The Leidener

A Blog by International Students at Leiden University

Open Monument Day

Every year Leiden’s hidden treasures open their doors for Open Monument Day. Many of the historic buildings that would never normally be open to the public were available to view for no admission charge. So on the Sunday I decided to see as many as I could in only a few hours, rounded up the posse (being my boyfriend and his little brother) and cycled off around beautiful Leiden.

The first place we visited was Pieterskerk, though it is much closer to being a cathedral than a church. I’ve wanted to visit Pieterskerk for some time but I’ve never seen it open so this was an opportunity I couldn’t miss. The church was founded in 1121 but its present state is 16th century. Many of the historic events that have happened in Leiden have been celebrated in this church. I wasn’t disappointed by what I found inside. It really is very beautiful; simple and characteristically Dutch Protestant but also in a gothic style.

Pieterskerk

Next up we cycled to the Academy building. This is the oldest part of the university and where the master’s students defend their thesis and graduate. We had a look at a room that seems to once have been a chapel for the old university.

Academy Building

Right next to the Academy building is the Hortus Botanicus (Botanical Garden). Students of Leiden University can go free with their registration cards but it’s something I just never get round to doing. The weather was just wonderful and the gardens were beautiful. We sat by the canal that leads to the university library, just people watching. Students lay sunbathing whilst reading books and couples sauntered by holding hands, being horribly romantic.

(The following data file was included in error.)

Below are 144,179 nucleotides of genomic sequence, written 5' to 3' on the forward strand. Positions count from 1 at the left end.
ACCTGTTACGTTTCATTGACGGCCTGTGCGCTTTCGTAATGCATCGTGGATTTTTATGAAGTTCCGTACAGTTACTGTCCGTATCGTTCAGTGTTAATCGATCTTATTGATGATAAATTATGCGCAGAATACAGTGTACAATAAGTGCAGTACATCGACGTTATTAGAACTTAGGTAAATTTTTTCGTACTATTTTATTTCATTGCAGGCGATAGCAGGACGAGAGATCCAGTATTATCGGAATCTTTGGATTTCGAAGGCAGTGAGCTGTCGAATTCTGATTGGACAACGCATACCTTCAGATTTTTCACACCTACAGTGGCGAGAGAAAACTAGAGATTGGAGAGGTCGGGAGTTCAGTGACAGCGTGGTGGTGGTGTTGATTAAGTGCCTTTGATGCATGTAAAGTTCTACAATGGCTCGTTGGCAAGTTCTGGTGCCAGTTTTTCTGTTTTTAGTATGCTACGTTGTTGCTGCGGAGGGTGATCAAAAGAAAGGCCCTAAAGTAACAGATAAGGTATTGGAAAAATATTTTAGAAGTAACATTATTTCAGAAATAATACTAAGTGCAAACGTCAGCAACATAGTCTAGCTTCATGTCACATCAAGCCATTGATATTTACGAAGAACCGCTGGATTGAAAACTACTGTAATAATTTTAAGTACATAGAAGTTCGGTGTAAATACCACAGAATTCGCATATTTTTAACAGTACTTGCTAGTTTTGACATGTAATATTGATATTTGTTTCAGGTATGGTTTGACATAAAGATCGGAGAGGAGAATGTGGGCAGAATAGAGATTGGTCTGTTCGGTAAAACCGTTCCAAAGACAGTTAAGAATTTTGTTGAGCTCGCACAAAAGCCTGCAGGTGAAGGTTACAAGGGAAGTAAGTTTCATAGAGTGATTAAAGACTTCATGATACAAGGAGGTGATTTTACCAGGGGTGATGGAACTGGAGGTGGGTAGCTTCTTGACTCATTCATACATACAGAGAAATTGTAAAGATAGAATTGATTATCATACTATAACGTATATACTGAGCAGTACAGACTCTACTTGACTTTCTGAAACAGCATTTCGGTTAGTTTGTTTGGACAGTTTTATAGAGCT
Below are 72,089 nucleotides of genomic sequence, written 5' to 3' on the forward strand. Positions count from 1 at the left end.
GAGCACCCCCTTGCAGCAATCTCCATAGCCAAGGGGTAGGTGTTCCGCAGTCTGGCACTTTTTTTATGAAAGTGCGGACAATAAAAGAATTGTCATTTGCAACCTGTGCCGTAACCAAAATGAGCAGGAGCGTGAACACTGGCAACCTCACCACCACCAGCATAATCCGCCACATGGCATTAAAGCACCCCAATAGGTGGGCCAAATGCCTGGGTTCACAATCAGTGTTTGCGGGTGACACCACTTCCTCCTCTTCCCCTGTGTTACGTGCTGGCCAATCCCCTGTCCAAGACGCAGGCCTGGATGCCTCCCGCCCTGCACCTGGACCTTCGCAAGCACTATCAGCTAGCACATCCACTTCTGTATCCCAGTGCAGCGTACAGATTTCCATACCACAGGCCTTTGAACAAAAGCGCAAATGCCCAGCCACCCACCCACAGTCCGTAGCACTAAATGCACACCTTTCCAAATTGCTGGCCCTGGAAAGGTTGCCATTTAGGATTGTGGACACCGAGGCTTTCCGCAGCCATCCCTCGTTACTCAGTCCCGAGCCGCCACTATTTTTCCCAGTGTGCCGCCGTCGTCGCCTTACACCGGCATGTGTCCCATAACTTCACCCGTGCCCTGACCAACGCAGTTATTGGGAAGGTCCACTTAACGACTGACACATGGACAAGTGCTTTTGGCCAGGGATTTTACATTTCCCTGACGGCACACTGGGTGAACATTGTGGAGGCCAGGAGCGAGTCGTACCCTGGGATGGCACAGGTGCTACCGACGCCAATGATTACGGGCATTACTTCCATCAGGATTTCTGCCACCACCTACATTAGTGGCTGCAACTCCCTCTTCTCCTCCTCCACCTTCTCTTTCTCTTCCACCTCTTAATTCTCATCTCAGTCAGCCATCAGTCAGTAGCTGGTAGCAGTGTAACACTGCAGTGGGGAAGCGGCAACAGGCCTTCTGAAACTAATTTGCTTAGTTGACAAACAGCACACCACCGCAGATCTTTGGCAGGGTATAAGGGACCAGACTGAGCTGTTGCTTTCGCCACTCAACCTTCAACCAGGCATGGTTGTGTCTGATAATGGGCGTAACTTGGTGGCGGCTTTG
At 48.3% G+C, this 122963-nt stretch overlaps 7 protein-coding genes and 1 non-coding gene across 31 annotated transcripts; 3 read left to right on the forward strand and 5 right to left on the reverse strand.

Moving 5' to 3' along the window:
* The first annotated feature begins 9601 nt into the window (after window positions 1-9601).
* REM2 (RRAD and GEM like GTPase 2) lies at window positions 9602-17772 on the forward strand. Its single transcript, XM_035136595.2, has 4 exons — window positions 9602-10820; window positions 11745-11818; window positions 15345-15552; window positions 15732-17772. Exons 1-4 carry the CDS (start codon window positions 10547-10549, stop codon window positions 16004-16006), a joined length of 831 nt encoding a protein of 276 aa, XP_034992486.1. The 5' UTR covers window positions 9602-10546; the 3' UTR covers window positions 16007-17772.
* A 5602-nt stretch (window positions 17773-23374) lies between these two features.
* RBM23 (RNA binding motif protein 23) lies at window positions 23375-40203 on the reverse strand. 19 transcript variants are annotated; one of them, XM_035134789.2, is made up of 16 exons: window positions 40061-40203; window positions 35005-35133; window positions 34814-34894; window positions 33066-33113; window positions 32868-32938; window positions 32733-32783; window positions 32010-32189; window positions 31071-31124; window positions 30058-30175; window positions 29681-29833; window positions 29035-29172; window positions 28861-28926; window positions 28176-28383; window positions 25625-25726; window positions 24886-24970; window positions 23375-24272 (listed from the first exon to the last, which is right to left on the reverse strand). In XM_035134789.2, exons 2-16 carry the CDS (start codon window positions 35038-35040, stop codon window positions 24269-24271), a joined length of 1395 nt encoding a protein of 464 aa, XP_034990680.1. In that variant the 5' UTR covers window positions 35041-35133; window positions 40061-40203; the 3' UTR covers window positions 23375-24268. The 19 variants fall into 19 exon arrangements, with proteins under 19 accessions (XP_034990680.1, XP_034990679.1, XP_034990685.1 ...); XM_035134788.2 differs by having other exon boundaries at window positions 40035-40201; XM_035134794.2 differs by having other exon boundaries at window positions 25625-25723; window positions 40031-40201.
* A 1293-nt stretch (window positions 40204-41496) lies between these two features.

Next stop, because the weather was scorchingly hot, was ice cream! We went to a little place on the corner of the Beestenmarkt that sells organic ice cream called Soetenso. I had a cone of white chocolate ice cream and it was beyond delicious.

YUM

After that we visited the city hall and had a look at the conference room where the city council meets and does business and where civil marriages are held. The wedding area was surprisingly nice, as most town hall wedding areas are quite dull. The walls were lined with (probably fake) yellow marble with a big chandelier.

Our last stop of the day was the old Leiden synagogue. Having never been into a synagogue before, this monument was by far the most interesting for me. The boys were given skull caps to wear before the three of us could go in which they seemed to enjoy. The synagogue dates from 1723 and its mundane exterior belies its beautiful interior.

And that was the end of our cultural day around Leiden. If you were there I hope you had a great time and if you missed it, enjoy the pictures!

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This entry was posted on September 10, 2012 by in Anna, Culture.
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